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Rugs, teeth, worms and holidays

Published on 30/09/2016

  • Rugs, teeth, worms and holidays

Rugs, teeth, worms and holidays - in his first blog for NuuMed, leading racehorse trainer Jeremy Scott discusses the change of seasons

Rugs on, rugs off

While autumn is a stunning time of year, especially up here with our incredible views across Wimbleball Lake where the foliage is so vibrant, it is also quite frustrating!

At the moment the yard is a flurry of constant rug changing! One night it can be really warm, so we take the rugs off as the horses are sweating, the next evening it can feel really quite cold, so its rugs back on again. The temperatures can change during the day too – rugs on, rugs off! It’s a situation we do have to monitor constantly as the last thing we want are cold horses.


Letting horses down

Letting down the summer horses for their winter breaks is a long and carefully managed process. I remember Sir Steve Redgrave saying when he gave up rowing that you can’t just drop it, you have to let yourself down slowly, and it is the same with horses.

If they’ve finished the season sound, we aim to give them a six-week holiday, and they always come back in fresh and well. It will take about a fortnight to wind them down fully, reducing their exercise during that time and changing their feed so that the forage intake increases and hard food reduces.

The summer horses tend go out all year round anyway as they are turned out every day during the summer for a good length of time but we will increase the turn out periods, until eventually we can leave them out. 
Some will only go out by day, and when the weather gets really bad, we’re fortunate to have some huge barns where they can come in to keep warm and dry. We’ll aim to have a few back in work in work in January, ready for the summer season, which starts in April.

Mud, rain, wind, snow and low temperatures mean it is not possible to turn the winter horses out every day, although there are a couple that thrive better on daily turnout, so we have some sheltered paddocks which keeps them sweet.

Quite often on a Sunday, we’ll turn them out in batches, as its important to train the mind as well as the body. Some Dr Green always brightens them up and they will always have a day in the field after a race.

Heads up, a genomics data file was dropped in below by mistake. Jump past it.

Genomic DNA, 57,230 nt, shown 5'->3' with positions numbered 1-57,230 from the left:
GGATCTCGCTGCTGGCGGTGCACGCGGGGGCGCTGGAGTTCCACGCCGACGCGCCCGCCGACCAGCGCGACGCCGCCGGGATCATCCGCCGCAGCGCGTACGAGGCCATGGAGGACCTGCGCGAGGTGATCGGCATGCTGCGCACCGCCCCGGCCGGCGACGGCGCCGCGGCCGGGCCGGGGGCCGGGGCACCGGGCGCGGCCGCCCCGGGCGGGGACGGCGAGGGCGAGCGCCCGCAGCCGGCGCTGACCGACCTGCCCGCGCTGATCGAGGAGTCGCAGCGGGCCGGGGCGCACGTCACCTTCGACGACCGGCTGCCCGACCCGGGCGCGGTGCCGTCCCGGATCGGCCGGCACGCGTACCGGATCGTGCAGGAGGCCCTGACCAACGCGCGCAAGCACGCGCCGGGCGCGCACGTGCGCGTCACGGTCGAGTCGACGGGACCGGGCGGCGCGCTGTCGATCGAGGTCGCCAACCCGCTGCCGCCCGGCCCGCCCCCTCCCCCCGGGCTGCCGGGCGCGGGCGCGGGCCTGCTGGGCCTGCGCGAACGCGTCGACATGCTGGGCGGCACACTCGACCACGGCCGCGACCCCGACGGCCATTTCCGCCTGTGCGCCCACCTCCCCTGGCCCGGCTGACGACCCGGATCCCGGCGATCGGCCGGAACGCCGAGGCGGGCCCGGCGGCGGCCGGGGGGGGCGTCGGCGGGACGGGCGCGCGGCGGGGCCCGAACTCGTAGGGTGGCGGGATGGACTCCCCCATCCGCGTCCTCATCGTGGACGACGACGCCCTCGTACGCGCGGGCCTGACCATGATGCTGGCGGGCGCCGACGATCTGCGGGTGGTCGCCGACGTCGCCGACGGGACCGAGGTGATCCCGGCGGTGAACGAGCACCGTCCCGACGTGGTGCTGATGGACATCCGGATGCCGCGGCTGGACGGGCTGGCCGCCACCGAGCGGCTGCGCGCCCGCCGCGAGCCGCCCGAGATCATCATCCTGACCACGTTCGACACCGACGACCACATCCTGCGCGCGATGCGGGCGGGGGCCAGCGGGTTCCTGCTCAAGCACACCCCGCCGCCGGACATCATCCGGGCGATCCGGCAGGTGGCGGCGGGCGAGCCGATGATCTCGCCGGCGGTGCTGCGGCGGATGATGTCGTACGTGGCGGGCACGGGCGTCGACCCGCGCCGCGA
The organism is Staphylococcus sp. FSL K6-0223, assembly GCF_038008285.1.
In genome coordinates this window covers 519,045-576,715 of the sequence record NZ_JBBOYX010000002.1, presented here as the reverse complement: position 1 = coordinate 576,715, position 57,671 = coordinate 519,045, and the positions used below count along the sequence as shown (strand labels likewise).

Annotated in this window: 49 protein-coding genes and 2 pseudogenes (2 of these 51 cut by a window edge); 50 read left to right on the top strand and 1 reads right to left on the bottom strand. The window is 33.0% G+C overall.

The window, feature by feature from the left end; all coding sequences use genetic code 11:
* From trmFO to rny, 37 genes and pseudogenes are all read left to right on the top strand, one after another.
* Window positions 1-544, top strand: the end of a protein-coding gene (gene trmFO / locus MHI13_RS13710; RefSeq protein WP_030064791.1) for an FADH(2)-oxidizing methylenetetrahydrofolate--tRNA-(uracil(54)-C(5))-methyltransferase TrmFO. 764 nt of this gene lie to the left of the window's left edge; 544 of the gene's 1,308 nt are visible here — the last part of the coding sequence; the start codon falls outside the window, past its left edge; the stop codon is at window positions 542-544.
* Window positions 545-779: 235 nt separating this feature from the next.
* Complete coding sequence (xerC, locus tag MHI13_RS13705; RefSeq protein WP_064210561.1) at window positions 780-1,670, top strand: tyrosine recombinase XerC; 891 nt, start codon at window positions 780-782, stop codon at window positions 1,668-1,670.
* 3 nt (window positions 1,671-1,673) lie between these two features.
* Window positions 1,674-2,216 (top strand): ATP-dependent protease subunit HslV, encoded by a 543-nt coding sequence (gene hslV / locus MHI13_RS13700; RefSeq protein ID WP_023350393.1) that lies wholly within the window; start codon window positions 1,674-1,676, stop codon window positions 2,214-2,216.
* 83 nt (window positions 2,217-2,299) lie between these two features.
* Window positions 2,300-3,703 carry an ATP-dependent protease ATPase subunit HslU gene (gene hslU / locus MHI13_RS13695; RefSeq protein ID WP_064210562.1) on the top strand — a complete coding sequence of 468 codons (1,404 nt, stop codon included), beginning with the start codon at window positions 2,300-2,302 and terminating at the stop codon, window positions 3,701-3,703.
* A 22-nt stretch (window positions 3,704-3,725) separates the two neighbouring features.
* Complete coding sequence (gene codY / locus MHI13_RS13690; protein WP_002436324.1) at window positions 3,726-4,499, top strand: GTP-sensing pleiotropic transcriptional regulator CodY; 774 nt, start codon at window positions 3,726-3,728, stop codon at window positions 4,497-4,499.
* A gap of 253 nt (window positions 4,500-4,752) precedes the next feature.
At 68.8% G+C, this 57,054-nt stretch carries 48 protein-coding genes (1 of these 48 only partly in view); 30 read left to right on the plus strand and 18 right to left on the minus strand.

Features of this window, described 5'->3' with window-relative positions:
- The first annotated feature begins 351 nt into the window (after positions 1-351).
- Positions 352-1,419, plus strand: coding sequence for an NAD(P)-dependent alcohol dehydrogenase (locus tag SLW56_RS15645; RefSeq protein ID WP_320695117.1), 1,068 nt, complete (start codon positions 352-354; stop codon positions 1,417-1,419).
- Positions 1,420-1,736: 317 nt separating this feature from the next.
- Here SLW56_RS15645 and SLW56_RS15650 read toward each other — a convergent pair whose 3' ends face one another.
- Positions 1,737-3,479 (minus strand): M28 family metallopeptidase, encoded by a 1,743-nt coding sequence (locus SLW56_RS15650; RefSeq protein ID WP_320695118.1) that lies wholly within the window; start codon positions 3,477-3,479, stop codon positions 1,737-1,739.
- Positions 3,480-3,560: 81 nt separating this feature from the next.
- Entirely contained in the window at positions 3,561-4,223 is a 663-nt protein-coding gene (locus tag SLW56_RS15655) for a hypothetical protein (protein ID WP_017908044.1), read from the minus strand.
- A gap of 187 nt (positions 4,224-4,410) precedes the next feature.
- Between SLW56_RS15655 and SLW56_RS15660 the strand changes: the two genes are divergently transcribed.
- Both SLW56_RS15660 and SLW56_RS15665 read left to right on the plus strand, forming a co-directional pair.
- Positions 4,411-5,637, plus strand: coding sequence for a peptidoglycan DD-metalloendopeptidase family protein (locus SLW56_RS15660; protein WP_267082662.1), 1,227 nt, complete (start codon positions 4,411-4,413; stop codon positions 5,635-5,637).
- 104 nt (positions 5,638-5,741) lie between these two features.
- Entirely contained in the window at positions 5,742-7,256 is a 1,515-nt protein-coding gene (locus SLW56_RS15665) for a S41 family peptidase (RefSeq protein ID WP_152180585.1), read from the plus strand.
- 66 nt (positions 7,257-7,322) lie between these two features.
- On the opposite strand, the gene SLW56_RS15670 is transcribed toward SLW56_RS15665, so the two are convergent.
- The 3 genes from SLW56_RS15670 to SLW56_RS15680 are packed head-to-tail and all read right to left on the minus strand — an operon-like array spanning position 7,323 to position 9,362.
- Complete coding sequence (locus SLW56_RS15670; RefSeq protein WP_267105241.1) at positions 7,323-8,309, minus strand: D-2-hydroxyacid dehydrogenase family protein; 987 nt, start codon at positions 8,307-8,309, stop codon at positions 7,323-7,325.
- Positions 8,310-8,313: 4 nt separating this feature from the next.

Holidays make for happy horses

If you look at the human athlete, it is very unusual for them to give themselves lengthy periods of rest. They keep their bodies trained all year round.

Human athletes are driven by their brains but a horse doesn’t have this thought capacity. A horse won’t understand the point of pushing itself so it has to learn to want to win. However, you can’t keep pushing them to achieve this. It’s about training their brains as well as their bodies. You do everything to keep them sweet, happy and interested in their work, as that is what will make them want to win.

The idea of giving a horse a break isn’t just about giving the body a break, but also the brain as they do come back fresher. I believe shorter breaks are better. After a month in the field the horse will loose partial fitness. After three months, the horse will need to start again from scratch. Every day they have off is another day to get them fit again and we are always mindful of the person paying the training fees.


Happing hacking

Having over 400 acres here means we are spoilt for choice when we ride the horses, which helps keep them happy. Knowing each individual horse is crucial, and if you feel he is becoming a little bit sour make some changes.

We muddle up their work so that one day they might go around the lanes before going up the gallops, the next they’ll have a jolly around the farm. We’re so flexible where we can go, the horses love it. We also have Treborough Hill up the road.  BE events are run there and we’ll take the horses for a regular pop over the fences.


Easing the stress and strains


Every three weeks all our horses are looked over by Sarah Weatherlake who is an equine physio and an important part of the team. She has a very good understanding of what the horses are like when they are fit and well which means she is immediately able to pinpoint and treat any problems.

Once a year Toby Lee and his team will come and sort all the horses’ teeth and we are fortunate that one of the girls who works part time is also an equine dentist.

At this time of year the horses will be treated roundworm, tapeworm and bot infestation, and we are careful with our grassland management, rotating the horses’ grazing with sheep and cattle.


Winter mudlarks

With the change of the season from summer to winter jump racing, our winter horses are bubbling along very nicely. As soon as the ground changes with a decent drop of rain, they will be ready to go. Meanwhile we’ll keep the summer horses going, for as long as the ground is suitable. It will change soon enough!


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